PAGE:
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Worth Dying For 
Artist: Worth Dying For
Label: Integrity
Length: 15 tracks / 64 minutes 
It’s a symptom of how anonymous much CCM material has become that for weeks I’ve had Worth Dying For mixed up in my head with Warren Barfield’s much more crafted Worth Fighting For. In many ways I wanted to like this release, because the band is plainly sold out for God, but come the end it made me feel that I would rather pay for having an hour of silence from time to time than pay to hear this. But where to start on what’s wrong with it?
As with much of corporate Christian music, it is sadly more about words than the music, the latter being just a conveyor belt to carry along the lyrics (just as many of these artists are on an A&R conveyor belt that will drop them at the end of two to three years of being carried along). So let’s look at a few of the words.
“All We” creates issues right from the start with barrow-loads of assumptions that could alienate its hearers as much as bring them on board, mainly to do with the stereotype of what it really means to be sold out for God. “With outstretched arms, I’m broken.” Hmmm, we have heard that before, but how often are we honestly broken when we worship? What about exploring what that really means? If they really do feel broken, why not write a whole song about the experience? Probably because it would not sound triumphalistic enough. There are plenty more glib sold-out-for-God-sounding phrases (the disc is full of them) but of the sort and the intensity that create a credibility gap when we offer then up against our lives, so inviting the participants of this worship to be dishonest with God: “I am at my very end. I’ve tried all that seems right ... this is the sound of desperation.” The same song claims that “All we desire is for You to fill this place,” which is a real giveaway. If that is genuinely all that we ‘desire’ (a word that I only hear in Christian songs, and rarely from people I live and work among) then we are ignoring completely Jesus’ focus to go out to others and be ‘salt and light’ in the worlds around. It is instead a purely inward, self-focused emotional trip at God’s expense.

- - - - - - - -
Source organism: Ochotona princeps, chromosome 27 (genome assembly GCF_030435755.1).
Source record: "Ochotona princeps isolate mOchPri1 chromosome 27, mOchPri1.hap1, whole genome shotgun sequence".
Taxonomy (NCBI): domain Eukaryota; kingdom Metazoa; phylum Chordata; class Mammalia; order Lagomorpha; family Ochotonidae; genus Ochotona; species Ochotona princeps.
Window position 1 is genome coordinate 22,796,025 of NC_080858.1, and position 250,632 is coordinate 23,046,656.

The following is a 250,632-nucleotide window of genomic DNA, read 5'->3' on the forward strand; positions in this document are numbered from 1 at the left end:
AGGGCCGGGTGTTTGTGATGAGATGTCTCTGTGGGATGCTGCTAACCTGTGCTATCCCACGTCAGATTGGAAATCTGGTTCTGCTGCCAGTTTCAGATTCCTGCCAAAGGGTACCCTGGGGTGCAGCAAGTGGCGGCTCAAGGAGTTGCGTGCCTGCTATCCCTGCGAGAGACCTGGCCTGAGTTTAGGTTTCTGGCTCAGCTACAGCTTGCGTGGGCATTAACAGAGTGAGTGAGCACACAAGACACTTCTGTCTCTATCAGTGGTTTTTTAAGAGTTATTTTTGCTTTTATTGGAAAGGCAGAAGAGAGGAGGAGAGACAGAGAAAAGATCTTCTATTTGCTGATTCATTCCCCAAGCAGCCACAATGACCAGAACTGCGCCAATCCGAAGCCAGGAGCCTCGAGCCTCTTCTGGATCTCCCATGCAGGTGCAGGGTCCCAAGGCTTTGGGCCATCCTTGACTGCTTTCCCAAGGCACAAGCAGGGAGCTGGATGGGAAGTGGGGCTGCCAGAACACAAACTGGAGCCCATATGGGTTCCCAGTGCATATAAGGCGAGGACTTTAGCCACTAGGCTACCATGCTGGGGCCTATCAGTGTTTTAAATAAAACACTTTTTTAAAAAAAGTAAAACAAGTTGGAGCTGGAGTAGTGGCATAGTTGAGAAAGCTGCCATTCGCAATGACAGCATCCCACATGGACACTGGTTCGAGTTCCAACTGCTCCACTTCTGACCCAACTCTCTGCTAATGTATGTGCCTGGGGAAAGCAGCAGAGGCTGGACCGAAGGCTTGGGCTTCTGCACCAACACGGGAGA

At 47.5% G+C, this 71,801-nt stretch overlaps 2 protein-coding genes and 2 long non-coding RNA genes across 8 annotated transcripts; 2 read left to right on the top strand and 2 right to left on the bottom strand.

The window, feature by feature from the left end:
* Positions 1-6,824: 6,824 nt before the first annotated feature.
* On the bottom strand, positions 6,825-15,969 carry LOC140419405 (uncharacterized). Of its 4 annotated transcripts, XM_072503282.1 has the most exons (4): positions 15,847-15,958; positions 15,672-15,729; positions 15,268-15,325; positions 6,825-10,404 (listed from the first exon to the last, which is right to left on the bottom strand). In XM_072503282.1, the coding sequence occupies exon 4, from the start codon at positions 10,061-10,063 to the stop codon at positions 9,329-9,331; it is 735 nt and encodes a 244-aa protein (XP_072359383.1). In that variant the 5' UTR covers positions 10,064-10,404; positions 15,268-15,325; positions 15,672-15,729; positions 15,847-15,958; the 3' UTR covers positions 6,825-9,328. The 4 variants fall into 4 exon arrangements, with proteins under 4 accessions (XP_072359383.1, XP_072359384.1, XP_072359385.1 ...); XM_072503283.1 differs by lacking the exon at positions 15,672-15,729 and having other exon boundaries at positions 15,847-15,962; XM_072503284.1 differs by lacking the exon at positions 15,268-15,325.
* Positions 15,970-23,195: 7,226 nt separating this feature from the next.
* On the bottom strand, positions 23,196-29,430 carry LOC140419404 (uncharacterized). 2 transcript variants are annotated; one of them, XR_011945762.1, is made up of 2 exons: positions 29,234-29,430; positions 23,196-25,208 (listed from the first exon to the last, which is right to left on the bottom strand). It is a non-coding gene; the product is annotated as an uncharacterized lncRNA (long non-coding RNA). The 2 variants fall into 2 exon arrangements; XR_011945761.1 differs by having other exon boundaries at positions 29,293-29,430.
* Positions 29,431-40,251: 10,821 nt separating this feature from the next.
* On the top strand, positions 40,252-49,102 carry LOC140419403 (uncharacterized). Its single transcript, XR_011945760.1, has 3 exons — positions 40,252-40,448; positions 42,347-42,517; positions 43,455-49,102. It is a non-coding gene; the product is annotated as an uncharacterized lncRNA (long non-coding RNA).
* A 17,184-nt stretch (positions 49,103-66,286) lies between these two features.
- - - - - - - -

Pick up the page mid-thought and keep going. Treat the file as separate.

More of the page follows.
“The Change” has more lifted-up hands and unrealistic claims; “At Your Cross” has a bit of falling face-down – a phrase they probably wouldn’t have thought of, had Matt Redman not put it out; and then “Unite” has the best of the false claims with “All day I’m living for you. Always I’m singing.” Sorry, but I just don’t believe that this is their experience.
Then there is the music. By the end it is as relentlessly would-be anthemic as the lyrics, with slightly grating, would-be-turned-up-to-eleven-on-the-emotional-amp vocals, and guitars that are loud without having the light and shade that give real power. The effect is like choosing to listen to AM instead of FM, getting a big foggy mush of mid-range energy and losing all the dynamic space of hi-hat at one end and the sub-woofer stuff at the other. Just as importantly, after fifteen tracks, not one will be memorable enough to pop back into my head unexpectedly.
It may be just the enthusiasm of youth and a lack of experience. I really hope they can keep the enthusiasm for God, but write an honest lyric and engaging music to express it.
Derek Walker


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